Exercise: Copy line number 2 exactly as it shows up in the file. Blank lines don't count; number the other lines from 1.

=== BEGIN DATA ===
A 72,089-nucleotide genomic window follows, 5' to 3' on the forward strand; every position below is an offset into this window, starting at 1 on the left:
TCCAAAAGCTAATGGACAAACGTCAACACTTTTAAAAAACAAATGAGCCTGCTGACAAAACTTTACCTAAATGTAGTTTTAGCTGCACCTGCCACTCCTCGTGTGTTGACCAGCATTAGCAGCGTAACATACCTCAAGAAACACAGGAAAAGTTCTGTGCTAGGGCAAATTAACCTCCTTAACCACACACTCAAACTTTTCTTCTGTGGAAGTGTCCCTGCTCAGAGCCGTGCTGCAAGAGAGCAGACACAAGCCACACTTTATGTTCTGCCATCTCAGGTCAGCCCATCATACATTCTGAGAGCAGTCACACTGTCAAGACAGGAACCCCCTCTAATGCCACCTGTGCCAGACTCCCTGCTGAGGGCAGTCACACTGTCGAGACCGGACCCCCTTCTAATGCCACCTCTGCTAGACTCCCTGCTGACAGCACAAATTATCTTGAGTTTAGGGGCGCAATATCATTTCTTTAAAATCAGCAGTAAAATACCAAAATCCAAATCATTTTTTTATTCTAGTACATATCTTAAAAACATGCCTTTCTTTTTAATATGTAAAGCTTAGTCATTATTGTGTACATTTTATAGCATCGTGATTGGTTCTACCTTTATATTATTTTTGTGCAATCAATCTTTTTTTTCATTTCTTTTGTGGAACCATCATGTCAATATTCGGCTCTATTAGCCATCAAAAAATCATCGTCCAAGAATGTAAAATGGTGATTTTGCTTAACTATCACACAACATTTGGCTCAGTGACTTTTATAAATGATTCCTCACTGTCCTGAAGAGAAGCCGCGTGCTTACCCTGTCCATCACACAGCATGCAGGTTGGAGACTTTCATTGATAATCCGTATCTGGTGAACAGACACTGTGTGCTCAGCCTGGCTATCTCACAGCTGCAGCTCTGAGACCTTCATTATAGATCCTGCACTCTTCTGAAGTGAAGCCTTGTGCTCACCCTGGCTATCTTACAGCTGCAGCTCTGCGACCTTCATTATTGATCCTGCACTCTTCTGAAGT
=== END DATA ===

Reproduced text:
TCCAAAAGCTAATGGACAAACGTCAACACTTTTAAAAAACAAATGAGCCTGCTGACAAAACTTTACCTAAATGTAGTTTTAGCTGCACCTGCCACTCCTCGTGTGTTGACCAGCATTAGCAGCGTAACATACCTCAAGAAACACAGGAAAAGTTCTGTGCTAGGGCAAATTAACCTCCTTAACCACACACTCAAACTTTTCTTCTGTGGAAGTGTCCCTGCTCAGAGCCGTGCTGCAAGAGAGCAGACACAAGCCACACTTTATGTTCTGCCATCTCAGGTCAGCCCATCATACATTCTGAGAGCAGTCACACTGTCAAGACAGGAACCCCCTCTAATGCCACCTGTGCCAGACTCCCTGCTGAGGGCAGTCACACTGTCGAGACCGGACCCCCTTCTAATGCCACCTCTGCTAGACTCCCTGCTGACAGCACAAATTATCTTGAGTTTAGGGGCGCAATATCATTTCTTTAAAATCAGCAGTAAAATACCAAAATCCAAATCATTTTTTTATTCTAGTACATATCTTAAAAACATGCCTTTCTTTTTAATATGTAAAGCTTAGTCATTATTGTGTACATTTTATAGCATCGTGATTGGTTCTACCTTTATATTATTTTTGTGCAATCAATCTTTTTTTTCATTTCTTTTGTGGAACCATCATGTCAATATTCGGCTCTATTAGCCATCAAAAAATCATCGTCCAAGAATGTAAAATGGTGATTTTGCTTAACTATCACACAACATTTGGCTCAGTGACTTTTATAAATGATTCCTCACTGTCCTGAAGAGAAGCCGCGTGCTTACCCTGTCCATCACACAGCATGCAGGTTGGAGACTTTCATTGATAATCCGTATCTGGTGAACAGACACTGTGTGCTCAGCCTGGCTATCTCACAGCTGCAGCTCTGAGACCTTCATTATAGATCCTGCACTCTTCTGAAGTGAAGCCTTGTGCTCACCCTGGCTATCTTACAGCTGCAGCTCTGCGACCTTCATTATTGATCCTGCACTCTTCTGAAGT